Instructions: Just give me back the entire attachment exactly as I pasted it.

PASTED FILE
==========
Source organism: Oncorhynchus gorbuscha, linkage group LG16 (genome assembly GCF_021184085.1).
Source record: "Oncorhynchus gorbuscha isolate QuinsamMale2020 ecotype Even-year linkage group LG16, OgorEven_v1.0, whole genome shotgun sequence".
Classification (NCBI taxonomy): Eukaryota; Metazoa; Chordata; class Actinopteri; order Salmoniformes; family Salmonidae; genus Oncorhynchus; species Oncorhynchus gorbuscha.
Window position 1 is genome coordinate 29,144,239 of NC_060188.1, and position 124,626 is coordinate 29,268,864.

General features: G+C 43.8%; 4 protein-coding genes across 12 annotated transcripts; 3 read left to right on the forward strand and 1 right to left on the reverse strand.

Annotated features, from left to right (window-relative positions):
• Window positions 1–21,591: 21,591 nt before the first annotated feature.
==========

Source organism: Oncorhynchus gorbuscha, linkage group LG16 (genome assembly GCF_021184085.1).
Source record: "Oncorhynchus gorbuscha isolate QuinsamMale2020 ecotype Even-year linkage group LG16, OgorEven_v1.0, whole genome shotgun sequence".
Classification (NCBI taxonomy): Eukaryota; Metazoa; Chordata; class Actinopteri; order Salmoniformes; family Salmonidae; genus Oncorhynchus; species Oncorhynchus gorbuscha.
Window position 1 is genome coordinate 29,144,239 of NC_060188.1, and position 124,626 is coordinate 29,268,864.

General features: G+C 43.8%; 4 protein-coding genes across 12 annotated transcripts; 3 read left to right on the forward strand and 1 right to left on the reverse strand.

Annotated features, from left to right (window-relative positions):
• Window positions 1–21,591: 21,591 nt before the first annotated feature.